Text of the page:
Jeb Bush Wants Marco Rubio For Vice President

Bush told The Associated Press he has been a huge fan of the Florida senator for years

Former Florida Gov. Jeb Bush thinks Senator Marco Rubio is ready to be vice president and he shared those thoughts with presumptive Republican nominee Mitt Romney, he said Wednesday.

Bush said he has been a huge fan of Rubio's for years and hopes that Romney chooses him. He said he made his pitch to Romney in a recent conversation, but the former Massachusetts governor didn't reveal which direction he was leaning. Bush said the choice is a personal one and respects Romney for keeping his thoughts close to his vest.

Romney has said he is considering Rubio, a freshman senator who was elected in 2010.

In an interview with The Associated Press, Bush also criticized President Barack Obama, saying he believes he has deliberately chosen to divide rather than lead as a campaign tactic.

"Finding solutions isn't the ultimate goal and this has been exacerbated by President Obama's unwillingess to lead on the big structural problems we face and he does it because I think he believes it's easier to win a close election by dividing rather than trying to find solutions," Bush said. "I think the next president should be focused on problem solving rather than making political points."

Separately, the nonpartisan Commission on Presidential Debates said Wednesday that the third and final debate this fall will take place Oct. 22 at Lynn University in Boca Raton. It will focus on foreign policy.

VIDEO: Rubio in SoFla for Book Signing

Bush criticized the lack of action on making changes to entitlement programs to address their rising costs, saying no proposals have been offered. And he used illegal immigration as an example of an issue that has gone unaddressed for political purposes.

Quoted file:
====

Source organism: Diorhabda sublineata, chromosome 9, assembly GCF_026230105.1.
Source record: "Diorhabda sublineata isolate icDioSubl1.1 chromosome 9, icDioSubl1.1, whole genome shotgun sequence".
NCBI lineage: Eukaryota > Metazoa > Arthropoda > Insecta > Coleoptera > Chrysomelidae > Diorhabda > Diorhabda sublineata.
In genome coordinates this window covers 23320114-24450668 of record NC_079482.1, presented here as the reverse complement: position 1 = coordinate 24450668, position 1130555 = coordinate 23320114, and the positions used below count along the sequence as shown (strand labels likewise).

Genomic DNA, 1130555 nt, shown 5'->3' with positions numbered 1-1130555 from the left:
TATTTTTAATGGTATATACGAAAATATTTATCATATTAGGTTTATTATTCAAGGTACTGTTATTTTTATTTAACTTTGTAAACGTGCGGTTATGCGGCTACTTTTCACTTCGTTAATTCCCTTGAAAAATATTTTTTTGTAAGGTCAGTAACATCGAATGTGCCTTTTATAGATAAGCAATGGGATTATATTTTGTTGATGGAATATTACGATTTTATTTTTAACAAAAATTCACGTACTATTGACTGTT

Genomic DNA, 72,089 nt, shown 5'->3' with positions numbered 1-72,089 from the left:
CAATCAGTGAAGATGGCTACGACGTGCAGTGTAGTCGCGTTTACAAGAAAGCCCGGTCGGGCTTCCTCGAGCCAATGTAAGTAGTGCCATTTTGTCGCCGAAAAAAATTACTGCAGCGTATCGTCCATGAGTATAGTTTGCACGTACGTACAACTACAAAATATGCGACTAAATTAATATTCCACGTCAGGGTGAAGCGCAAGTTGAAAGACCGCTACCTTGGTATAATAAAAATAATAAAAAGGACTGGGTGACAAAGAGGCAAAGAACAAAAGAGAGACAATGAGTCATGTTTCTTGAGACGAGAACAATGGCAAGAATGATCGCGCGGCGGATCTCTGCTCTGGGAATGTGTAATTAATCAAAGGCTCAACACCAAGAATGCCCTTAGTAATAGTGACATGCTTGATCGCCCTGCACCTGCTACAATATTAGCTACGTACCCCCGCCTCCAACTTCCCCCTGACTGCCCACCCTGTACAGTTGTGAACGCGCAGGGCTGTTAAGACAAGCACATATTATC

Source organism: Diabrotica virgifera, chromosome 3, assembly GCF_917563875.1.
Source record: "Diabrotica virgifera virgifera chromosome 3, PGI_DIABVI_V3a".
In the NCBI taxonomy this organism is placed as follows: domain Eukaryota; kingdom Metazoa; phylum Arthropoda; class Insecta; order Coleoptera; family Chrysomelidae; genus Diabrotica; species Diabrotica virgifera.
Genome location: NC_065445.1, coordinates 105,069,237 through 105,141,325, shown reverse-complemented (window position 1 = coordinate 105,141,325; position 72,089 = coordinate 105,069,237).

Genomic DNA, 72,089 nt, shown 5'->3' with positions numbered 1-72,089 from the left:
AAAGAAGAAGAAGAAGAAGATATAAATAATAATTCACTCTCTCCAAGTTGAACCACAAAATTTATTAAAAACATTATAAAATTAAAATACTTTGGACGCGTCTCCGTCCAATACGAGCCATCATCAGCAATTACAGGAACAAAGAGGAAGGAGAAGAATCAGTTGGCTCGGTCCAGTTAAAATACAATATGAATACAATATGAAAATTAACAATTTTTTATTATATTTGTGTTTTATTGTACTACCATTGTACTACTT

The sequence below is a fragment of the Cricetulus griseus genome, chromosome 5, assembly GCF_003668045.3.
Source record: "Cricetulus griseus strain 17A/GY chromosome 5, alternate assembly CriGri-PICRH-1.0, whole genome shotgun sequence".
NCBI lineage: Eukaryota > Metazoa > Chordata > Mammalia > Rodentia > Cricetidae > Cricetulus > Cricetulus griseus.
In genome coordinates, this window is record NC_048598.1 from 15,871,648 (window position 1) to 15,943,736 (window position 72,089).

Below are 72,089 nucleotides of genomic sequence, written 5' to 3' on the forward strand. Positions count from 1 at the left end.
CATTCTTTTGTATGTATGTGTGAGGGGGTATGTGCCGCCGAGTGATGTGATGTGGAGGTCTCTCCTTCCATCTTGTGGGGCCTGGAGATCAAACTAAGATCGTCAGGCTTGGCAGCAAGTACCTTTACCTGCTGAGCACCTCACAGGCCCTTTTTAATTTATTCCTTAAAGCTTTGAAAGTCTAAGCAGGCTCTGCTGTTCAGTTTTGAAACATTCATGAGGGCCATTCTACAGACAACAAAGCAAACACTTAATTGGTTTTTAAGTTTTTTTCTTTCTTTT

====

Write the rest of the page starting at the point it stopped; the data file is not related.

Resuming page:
When Democrats controlled the House and Senate during Obama's first two years in office, Obama could have more easily passed a plan to address illegal immigration than pass the health care overhaul, yet he did nothing, Bush said.

"They want to keep it alive so it keeps coming back," Bush said.

Bush, who left office in 2007 and remains influential in Florida politics, said he has done about six political events for Romney and has several more planned. He also has helped congressional candidates in California and New York, as well as Virginia Senate candidate George Allen.

But as far as his own political future, Bush said he has no thoughts of running for any office in the future, staying content discussing policy issues as a non-candidate.

And while the Republican National Convention will be in Tampa, he said he hasn't been invited to speak.

"I haven't even given it any thought to be honest with you. I'm not expecting to speak," Bush said, noting he did not speak at the GOP conventions when his brother, George W. Bush, was president or at all when he was governor. "I was a bigger dog back then, probably."

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